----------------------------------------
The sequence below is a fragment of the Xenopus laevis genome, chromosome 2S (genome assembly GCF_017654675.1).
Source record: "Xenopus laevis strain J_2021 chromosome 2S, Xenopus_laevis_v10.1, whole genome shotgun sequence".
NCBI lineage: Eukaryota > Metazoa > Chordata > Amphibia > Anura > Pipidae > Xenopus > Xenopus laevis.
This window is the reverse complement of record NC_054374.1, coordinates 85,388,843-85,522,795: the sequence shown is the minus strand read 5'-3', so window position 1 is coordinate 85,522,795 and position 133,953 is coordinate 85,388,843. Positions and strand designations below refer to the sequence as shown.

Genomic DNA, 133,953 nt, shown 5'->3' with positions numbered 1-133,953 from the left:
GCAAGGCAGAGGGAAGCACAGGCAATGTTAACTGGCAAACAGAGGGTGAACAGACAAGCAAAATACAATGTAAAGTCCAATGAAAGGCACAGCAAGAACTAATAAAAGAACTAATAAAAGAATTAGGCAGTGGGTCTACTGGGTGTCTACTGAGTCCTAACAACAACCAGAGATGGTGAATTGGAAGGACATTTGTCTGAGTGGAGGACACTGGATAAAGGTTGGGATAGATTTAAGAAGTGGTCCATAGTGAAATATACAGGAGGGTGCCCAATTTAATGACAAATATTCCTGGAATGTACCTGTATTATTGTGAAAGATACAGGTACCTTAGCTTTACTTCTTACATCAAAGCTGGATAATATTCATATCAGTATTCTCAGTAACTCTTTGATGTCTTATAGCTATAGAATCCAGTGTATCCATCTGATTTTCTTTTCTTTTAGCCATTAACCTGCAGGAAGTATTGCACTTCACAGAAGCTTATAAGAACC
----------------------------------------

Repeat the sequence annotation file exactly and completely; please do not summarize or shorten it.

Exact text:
The sequence below is a fragment of the Xenopus laevis genome, chromosome 2S (genome assembly GCF_017654675.1).
Source record: "Xenopus laevis strain J_2021 chromosome 2S, Xenopus_laevis_v10.1, whole genome shotgun sequence".
NCBI lineage: Eukaryota > Metazoa > Chordata > Amphibia > Anura > Pipidae > Xenopus > Xenopus laevis.
This window is the reverse complement of record NC_054374.1, coordinates 85,388,843-85,522,795: the sequence shown is the minus strand read 5'-3', so window position 1 is coordinate 85,522,795 and position 133,953 is coordinate 85,388,843. Positions and strand designations below refer to the sequence as shown.

Genomic DNA, 133,953 nt, shown 5'->3' with positions numbered 1-133,953 from the left:
GCAAGGCAGAGGGAAGCACAGGCAATGTTAACTGGCAAACAGAGGGTGAACAGACAAGCAAAATACAATGTAAAGTCCAATGAAAGGCACAGCAAGAACTAATAAAAGAACTAATAAAAGAATTAGGCAGTGGGTCTACTGGGTGTCTACTGAGTCCTAACAACAACCAGAGATGGTGAATTGGAAGGACATTTGTCTGAGTGGAGGACACTGGATAAAGGTTGGGATAGATTTAAGAAGTGGTCCATAGTGAAATATACAGGAGGGTGCCCAATTTAATGACAAATATTCCTGGAATGTACCTGTATTATTGTGAAAGATACAGGTACCTTAGCTTTACTTCTTACATCAAAGCTGGATAATATTCATATCAGTATTCTCAGTAACTCTTTGATGTCTTATAGCTATAGAATCCAGTGTATCCATCTGATTTTCTTTTCTTTTAGCCATTAACCTGCAGGAAGTATTGCACTTCACAGAAGCTTATAAGAACC